August 01, 2016 | IT & Telecom
On July 25th, 2016, Verizon officially announced the acquisition of Yahoo's core operating business – internet, advertising and media - for $4.83 billion (USD) in an all-cash deal. The deal, which is expected to close in early 2017, will integrate Yahoo into Verizon’s ‘Innovation and New Businesses’ division, the same division that acquired AOL in May 2015.
The deal represents a stunning decline for Yahoo, a company that was valued at more than $100 billion (USD) at its peak during the early 2000s. Yahoo’s different businesses excelled in silos, but the company failed to unify them. This led to massive positioning error as users were confused about Yahoo’s real identity – Search Engine? Aggregator of photos? Social media community? Online video portal? Email platform? This confused branding from Yahoo accelerated its own downfall.
Verizon’s acquisition of Yahoo is interesting. Combine their latest acquisition of Yahoo, with the buyout of the AOL business for $4.4 billion a year ago, and it is not too difficult to see the premier communication services provider’s plan. While Verizon continues to possess control over mobile user connectivity (courtesy its wireless business), the acquisitions of AOL and Yahoo mean that Verizon has now extended its influence further towards the content that is consumed by the user on their device (through control of content hosting and distribution aspects).
The interest from both AT&T and Softbank as bidders for Yahoo signals a keen interest from some of the more prominent communication service providers to expand their business footprints to the advertising and media distribution businesses. This likely transformation in business positioning of communication service providers towards providing integrated omnichannel experiences for their user base has massive implications for sourcing and procurement executives.
Implications for Procurement:
While the deal doesn’t seem to have excited technology executives, there are good reasons why procurement executives should be interested. The deal marks a watershed moment for IT/Telecom and Marketing procurement professionals. Here’s why:
1) The enterprise buyer’s shopping basket of goods is about to be redefined:
Verizon’s latest buy of Yahoo means that it is about to become one of the largest audience reach platforms (combine Yahoo’s 1 billion plus monthly active users to the existing AOL Verizon’s core customers) and will emerge as a lucrative option for digital media buyers looking at digital advertising platform options beyond Google and Facebook (which currently have about 45 percent of the market share in the digital ad segment). Indications are that other communication service providers are likely to follow Verizon’s path and expand their footprints into the digital media domain.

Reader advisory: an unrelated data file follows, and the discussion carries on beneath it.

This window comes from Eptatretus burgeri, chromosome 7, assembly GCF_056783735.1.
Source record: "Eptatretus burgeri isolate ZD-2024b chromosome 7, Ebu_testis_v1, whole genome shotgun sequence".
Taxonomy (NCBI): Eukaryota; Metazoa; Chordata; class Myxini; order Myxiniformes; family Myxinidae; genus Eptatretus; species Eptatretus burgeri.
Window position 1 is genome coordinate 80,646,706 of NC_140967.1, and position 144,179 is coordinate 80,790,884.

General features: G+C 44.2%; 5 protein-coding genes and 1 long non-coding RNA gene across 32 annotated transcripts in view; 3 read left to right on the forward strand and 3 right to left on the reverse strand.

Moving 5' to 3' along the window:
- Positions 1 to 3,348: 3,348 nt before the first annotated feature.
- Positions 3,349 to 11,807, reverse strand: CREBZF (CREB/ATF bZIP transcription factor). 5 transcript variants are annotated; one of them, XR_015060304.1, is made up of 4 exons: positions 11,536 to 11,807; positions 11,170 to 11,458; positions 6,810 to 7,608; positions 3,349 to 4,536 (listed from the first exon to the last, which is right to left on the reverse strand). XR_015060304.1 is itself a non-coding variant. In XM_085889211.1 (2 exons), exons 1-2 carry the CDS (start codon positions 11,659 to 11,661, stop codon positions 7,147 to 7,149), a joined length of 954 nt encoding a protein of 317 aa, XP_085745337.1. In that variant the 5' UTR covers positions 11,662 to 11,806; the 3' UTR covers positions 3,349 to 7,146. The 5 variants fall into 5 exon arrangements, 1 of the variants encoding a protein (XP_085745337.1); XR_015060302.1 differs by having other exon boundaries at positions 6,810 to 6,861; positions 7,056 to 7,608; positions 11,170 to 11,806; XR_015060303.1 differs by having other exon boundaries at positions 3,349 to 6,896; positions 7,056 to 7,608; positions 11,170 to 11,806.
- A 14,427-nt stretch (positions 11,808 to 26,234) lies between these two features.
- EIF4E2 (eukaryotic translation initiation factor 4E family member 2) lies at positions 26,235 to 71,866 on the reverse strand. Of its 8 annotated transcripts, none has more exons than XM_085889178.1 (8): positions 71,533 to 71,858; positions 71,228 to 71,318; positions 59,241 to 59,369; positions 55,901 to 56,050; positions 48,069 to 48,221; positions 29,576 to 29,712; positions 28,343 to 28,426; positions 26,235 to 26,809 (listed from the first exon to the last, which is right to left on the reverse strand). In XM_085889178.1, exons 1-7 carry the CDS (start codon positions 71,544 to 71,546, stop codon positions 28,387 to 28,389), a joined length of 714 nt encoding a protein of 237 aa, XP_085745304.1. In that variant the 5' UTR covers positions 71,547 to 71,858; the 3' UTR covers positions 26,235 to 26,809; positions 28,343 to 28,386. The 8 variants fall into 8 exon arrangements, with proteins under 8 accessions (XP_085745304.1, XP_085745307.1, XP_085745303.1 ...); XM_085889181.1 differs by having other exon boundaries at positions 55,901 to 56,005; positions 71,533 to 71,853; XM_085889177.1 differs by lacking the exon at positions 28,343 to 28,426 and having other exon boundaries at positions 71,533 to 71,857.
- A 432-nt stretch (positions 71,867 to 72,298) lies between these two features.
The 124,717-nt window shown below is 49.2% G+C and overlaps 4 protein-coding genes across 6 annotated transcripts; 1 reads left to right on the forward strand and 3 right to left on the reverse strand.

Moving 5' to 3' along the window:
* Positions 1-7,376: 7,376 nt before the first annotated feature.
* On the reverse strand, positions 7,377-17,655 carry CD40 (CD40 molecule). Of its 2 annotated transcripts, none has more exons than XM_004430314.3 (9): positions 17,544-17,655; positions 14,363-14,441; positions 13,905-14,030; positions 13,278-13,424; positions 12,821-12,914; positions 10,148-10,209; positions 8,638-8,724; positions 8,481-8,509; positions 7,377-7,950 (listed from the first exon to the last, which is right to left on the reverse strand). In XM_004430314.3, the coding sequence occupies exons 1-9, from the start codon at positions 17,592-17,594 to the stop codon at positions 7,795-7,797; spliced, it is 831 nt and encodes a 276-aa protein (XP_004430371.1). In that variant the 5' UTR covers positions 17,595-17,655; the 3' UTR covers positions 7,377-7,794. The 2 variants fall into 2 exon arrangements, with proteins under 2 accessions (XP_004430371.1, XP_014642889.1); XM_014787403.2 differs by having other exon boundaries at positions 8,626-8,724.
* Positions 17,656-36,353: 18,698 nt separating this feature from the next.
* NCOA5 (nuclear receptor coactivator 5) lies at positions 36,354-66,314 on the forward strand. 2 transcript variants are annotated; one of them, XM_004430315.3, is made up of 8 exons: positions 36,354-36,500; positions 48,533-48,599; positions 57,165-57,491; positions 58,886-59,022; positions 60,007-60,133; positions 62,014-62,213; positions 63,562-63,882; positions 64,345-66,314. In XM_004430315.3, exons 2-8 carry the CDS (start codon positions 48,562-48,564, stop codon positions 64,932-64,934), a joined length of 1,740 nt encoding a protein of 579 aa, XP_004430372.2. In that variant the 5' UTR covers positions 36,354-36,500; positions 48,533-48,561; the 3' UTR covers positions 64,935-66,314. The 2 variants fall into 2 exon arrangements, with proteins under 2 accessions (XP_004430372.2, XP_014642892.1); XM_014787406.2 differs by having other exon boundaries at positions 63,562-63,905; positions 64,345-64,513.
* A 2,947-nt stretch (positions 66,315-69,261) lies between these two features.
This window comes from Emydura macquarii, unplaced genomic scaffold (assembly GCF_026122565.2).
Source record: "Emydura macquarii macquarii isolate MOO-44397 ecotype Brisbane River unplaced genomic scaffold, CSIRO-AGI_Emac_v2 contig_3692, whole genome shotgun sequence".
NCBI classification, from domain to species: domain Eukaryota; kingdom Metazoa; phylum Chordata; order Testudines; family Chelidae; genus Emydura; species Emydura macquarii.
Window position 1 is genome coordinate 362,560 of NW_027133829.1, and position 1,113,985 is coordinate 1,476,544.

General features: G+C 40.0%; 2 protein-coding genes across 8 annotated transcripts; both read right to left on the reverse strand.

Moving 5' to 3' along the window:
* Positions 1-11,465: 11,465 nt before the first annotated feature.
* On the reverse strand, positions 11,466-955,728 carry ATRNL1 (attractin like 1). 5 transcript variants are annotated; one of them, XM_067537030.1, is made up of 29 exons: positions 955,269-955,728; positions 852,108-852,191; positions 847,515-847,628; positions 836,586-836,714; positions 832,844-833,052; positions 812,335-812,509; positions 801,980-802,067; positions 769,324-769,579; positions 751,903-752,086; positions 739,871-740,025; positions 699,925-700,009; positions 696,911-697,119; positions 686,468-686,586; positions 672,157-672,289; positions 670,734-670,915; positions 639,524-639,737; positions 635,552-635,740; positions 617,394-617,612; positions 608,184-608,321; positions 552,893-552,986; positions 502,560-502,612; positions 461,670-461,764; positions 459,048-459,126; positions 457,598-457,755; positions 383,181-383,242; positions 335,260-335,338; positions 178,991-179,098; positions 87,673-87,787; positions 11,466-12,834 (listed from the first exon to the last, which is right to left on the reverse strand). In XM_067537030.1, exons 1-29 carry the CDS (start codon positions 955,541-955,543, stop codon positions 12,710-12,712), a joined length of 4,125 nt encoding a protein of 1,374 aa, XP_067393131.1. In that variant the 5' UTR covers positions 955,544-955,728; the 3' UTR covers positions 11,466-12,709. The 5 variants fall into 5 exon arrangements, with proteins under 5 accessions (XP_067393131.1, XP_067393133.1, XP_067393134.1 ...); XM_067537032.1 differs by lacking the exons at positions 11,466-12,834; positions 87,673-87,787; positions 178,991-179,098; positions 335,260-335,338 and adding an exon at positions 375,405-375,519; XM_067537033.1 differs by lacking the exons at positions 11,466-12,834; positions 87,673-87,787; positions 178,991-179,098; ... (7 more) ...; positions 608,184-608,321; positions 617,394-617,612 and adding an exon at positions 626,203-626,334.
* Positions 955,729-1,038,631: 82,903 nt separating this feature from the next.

The enterprise buyer who was previously shopping for communication services and digital media/advertising services separately, is likely to see newer suppliers who will offer a consolidated bundle of communication services plus digital media. This will call for greater collaboration between marketing and telecom procurement executives, and is likely to disrupt traditional siloed buying approaches. Can procurement expect to collaborate seamlessly between CMOs and CTOs who are likely to compete with one another for control over the consolidated spend portfolio? It is anybody’s guess, at this moment.
2) The opportunity to consolidate spending on two critical sub-categories – IT communication services and digital media – will create new savings opportunities:
The proposed change in the shopping ‘basket of goods’ for procurement, which is primarily led by the content consumption habits of the modern day mobile user, is likely to present an opportunity for procurement to consolidate its ‘communication services’ and ‘digital media’ spend with one supplier. This, in turn, will present the next big savings opportunity for procurement professionals who have typically generated 5-7 percent savings and 8-9 percent savings for their communication services and digital media portfolios, respectively. It won’t be too ambitious to quote savings opportunities in excess of 12 percent if the consolidation of the two separate spend pools were to happen.
Verizon’s initiative to self-disrupt its established business model is creditworthy. In fact, in this age of digital, the only constant is proactive disruption of set practices and models, and companies failing to do so are likely to become obsolete.